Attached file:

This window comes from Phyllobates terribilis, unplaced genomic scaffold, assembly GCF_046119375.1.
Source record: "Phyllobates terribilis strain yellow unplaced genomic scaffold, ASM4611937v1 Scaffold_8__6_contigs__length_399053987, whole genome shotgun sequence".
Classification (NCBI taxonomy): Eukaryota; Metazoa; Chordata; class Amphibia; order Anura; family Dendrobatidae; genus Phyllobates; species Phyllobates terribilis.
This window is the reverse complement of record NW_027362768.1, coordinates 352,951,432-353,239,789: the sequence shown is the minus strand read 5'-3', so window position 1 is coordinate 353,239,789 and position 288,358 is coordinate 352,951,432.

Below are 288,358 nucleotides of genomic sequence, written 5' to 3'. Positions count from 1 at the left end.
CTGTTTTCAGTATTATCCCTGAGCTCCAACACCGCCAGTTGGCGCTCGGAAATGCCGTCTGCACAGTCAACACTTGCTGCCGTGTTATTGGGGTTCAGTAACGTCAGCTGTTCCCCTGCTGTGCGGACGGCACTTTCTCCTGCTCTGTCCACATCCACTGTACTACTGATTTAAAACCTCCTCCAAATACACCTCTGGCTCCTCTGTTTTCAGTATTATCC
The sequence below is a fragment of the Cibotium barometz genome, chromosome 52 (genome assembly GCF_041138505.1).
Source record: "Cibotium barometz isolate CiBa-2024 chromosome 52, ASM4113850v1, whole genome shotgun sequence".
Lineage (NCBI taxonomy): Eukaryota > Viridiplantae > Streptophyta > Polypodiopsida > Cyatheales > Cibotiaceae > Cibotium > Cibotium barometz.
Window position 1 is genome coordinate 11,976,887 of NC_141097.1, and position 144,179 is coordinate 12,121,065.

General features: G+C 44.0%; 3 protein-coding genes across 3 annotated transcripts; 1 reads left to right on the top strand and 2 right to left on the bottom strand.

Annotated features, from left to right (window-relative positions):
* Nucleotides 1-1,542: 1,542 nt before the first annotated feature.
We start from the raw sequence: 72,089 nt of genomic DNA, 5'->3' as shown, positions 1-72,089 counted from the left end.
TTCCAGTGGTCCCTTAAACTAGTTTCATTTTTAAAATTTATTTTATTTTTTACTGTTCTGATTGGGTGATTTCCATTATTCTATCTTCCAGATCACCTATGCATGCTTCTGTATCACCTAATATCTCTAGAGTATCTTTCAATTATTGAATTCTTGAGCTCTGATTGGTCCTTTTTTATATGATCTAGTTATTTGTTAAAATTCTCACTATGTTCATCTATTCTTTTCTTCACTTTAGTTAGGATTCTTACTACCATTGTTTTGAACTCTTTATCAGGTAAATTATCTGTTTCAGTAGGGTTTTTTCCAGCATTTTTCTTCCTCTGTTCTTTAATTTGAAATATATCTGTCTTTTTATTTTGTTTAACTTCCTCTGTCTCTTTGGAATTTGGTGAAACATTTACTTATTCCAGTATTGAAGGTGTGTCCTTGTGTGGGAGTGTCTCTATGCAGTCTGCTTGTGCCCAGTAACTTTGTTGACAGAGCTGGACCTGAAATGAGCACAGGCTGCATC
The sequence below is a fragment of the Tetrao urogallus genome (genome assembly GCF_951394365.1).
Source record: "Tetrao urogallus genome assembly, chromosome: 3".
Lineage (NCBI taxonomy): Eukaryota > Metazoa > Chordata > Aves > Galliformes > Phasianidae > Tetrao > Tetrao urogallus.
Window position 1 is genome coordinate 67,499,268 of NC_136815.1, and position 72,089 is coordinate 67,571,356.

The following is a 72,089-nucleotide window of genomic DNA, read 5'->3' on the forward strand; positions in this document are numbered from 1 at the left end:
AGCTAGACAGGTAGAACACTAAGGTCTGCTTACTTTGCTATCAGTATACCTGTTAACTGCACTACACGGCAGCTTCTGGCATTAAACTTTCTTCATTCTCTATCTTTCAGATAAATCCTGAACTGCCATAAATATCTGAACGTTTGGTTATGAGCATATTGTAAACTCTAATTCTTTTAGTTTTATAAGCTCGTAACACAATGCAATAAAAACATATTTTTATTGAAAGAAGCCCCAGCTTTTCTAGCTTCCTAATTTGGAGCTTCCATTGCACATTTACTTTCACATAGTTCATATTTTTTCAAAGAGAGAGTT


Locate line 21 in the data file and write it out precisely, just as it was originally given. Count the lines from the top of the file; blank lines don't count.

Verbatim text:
AGCTAGACAGGTAGAACACTAAGGTCTGCTTACTTTGCTATCAGTATACCTGTTAACTGCACTACACGGCAGCTTCTGGCATTAAACTTTCTTCATTCTCTATCTTTCAGATAAATCCTGAACTGCCATAAATATCTGAACGTTTGGTTATGAGCATATTGTAAACTCTAATTCTTTTAGTTTTATAAGCTCGTAACACAATGCAATAAAAACATATTTTTATTGAAAGAAGCCCCAGCTTTTCTAGCTTCCTAATTTGGAGCTTCCATTGCACATTTACTTTCACATAGTTCATATTTTTTCAAAGAGAGAGTT